Opportunities for emissions reductions can be found across the board, from delivery approaches to resource consumption to materials. Policy makers, regulators, planners, engineers, contractors and assets managers can all take advantage of these opportunities.
The journey to net zero runs parallel to the move to low-emission fuels (such as biofuel) in lieu of electrification, for both in-transit and on-site. Studies indicate that emissions from materials and construction could be nearly halved by using best-available technologies and methods, with the most significant reductions coming from fuel switching and manufacturing.
Improved efficiencies in logistics also make a marked difference, whether in terms of new deployment and administration methods for equipment, or centralised fleet management. Infrastructure company Acciona harnessed fleet management technology for planning and to address inefficiencies on the fly, achieving substantial reductions in fuel-burn and hence, carbon emissions.
More sustainable versions of raw materials continue to hit the market, and designing in and procuring these materials is essential in the journey to net zero, as is using these products to tap into the circular economy.
For example, when tackling the Bell To Moreland Level Crossing Removal, the North Western Program Alliance opted to replace steel mesh reinforcement with eMesh Macro Synthetic Fibre by Fibercon. Doing so reduced C02 and P04 emissions – and water and fossil fuel consumption – by more than 90%.
Going even greener
Achieving net zero isn’t confined to omission and optimisation, but also encompasses the broad concept of leaving a net-positive environmental legacy. This means going beyond what is expected to create scenarios that foster environmental flourishing.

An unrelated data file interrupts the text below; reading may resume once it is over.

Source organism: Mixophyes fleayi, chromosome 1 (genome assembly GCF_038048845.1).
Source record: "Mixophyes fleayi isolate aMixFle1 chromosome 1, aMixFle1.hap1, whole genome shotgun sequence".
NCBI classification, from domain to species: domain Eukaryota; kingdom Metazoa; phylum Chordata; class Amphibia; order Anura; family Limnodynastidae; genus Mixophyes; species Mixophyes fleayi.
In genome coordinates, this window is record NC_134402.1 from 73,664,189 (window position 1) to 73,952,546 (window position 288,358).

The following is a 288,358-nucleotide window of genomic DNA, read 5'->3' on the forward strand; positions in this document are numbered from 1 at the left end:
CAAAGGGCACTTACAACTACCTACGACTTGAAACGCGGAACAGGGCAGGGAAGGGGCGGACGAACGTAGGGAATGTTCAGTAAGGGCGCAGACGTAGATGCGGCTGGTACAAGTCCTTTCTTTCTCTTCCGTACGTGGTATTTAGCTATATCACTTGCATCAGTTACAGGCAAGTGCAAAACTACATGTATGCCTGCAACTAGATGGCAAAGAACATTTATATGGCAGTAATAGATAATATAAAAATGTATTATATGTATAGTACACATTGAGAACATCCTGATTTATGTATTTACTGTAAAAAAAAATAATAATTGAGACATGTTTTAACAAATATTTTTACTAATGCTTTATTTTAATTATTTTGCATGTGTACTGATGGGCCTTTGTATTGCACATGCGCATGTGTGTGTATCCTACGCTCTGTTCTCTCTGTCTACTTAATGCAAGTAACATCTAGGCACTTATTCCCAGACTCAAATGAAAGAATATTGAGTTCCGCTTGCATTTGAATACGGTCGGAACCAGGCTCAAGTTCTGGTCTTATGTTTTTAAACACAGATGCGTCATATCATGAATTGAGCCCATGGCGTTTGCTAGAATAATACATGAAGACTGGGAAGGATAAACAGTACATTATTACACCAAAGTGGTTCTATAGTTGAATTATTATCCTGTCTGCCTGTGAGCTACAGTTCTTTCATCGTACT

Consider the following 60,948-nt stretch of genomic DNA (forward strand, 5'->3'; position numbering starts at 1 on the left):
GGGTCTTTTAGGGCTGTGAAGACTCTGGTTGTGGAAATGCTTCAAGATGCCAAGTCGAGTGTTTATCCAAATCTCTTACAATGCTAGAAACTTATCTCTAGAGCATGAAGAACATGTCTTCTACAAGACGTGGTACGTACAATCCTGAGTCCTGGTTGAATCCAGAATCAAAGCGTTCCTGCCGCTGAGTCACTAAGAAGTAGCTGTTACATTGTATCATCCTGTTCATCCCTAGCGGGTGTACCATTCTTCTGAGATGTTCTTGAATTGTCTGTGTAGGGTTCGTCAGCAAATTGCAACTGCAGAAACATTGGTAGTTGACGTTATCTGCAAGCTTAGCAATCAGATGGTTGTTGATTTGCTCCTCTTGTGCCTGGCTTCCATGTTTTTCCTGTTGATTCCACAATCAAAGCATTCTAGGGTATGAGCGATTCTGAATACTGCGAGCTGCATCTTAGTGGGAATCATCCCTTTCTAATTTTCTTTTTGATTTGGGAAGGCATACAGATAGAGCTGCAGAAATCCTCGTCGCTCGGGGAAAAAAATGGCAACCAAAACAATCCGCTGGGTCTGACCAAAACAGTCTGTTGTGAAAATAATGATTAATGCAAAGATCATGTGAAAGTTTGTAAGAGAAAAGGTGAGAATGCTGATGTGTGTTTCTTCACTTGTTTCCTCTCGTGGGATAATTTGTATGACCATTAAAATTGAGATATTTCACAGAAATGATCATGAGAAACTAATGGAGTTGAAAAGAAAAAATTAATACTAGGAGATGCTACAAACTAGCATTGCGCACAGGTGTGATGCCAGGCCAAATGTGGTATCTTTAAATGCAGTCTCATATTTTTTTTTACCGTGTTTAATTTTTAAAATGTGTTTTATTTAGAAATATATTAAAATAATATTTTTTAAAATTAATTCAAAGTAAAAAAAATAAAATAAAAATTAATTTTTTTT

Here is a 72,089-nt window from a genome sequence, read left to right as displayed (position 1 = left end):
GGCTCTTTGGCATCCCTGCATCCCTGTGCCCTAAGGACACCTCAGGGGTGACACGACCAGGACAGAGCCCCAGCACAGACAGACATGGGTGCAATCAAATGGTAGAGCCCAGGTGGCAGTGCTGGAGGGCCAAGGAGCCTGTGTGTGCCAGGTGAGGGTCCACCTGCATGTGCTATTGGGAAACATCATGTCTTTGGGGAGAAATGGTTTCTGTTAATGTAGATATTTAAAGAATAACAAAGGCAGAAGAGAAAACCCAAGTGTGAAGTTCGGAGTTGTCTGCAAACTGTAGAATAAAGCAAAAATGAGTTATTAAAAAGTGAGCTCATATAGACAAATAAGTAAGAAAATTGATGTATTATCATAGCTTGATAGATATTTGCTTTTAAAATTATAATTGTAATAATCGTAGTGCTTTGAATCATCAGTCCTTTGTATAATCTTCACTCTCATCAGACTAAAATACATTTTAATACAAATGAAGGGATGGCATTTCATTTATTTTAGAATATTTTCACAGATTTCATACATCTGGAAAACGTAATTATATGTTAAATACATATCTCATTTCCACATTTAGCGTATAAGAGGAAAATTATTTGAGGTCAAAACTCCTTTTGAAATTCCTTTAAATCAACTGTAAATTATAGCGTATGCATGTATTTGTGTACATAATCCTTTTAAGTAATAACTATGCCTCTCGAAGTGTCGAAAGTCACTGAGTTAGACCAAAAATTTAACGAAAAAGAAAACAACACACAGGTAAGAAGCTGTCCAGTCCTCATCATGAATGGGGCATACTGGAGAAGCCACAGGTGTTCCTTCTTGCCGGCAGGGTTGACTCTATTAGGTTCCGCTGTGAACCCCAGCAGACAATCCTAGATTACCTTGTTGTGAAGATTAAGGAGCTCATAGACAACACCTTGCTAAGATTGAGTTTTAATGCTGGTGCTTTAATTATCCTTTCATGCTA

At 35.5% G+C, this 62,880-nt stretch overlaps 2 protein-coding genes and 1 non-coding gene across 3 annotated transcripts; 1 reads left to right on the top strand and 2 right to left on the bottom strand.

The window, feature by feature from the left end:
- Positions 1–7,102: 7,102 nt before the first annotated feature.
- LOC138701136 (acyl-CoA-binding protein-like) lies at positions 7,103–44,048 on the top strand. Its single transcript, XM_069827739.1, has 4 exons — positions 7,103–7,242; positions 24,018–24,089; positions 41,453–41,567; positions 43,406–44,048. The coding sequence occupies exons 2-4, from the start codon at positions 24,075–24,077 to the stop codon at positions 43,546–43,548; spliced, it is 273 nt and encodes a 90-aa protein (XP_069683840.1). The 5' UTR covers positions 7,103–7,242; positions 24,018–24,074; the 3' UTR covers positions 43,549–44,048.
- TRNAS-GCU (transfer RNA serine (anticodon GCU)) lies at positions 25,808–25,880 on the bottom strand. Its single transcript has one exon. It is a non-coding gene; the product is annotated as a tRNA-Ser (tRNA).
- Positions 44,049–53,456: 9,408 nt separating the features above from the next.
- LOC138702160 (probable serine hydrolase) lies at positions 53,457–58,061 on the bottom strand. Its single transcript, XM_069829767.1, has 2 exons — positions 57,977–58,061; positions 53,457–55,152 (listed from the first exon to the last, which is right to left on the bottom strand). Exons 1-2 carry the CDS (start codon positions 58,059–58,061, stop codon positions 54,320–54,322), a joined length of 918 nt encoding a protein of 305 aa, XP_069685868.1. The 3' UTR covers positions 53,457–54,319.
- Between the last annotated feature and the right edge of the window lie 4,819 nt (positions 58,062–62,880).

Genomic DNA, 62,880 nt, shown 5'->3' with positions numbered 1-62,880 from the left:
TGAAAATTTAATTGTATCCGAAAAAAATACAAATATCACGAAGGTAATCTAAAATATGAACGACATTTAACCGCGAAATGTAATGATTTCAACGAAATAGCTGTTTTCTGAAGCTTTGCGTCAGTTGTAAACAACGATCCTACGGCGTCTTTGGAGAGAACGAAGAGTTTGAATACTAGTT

An example of such a scenario is investing in renewables and producing more than is needed by an asset, thus making the excess available for other purposes. Another is to exceed what constitutes compliance and willingly engage in the rehabilitation of ecosystems, habitats, waterways, or soils. A third, is to not merely offset the carbon footprint of an asset, but to invest in additional registered offsetting or sequestration.
During the Waratah and Wyee Stations Upgrade, Jacobs was able to exceed biodiversity offset requirements across two sites by 50%, enhancing ecological benefits through drought-resilient native planting that reduced future water needs and lifetime use by 43%.
On target for a better tomorrow
The journey to a net zero future is made up of a multitude of long, winding and often-intersecting paths. While 2030 and 2050 emissions targets may seem daunting, the findings of this report demonstrate that our industry is capable of not only meeting, but exceeding those targets – as long as our efforts are joint and comprehensive.
We now have proof that harnessing digital technology and viewing all phases of the asset lifecycle through a carbon-first lens satisfies multiple outcomes at once – contributing to Australia’s future, improving industry efficiency, and even reducing costs. The task now is to look through that lens together; to collaborate and innovate and ensure every step we take is in service of a brighter and safer future.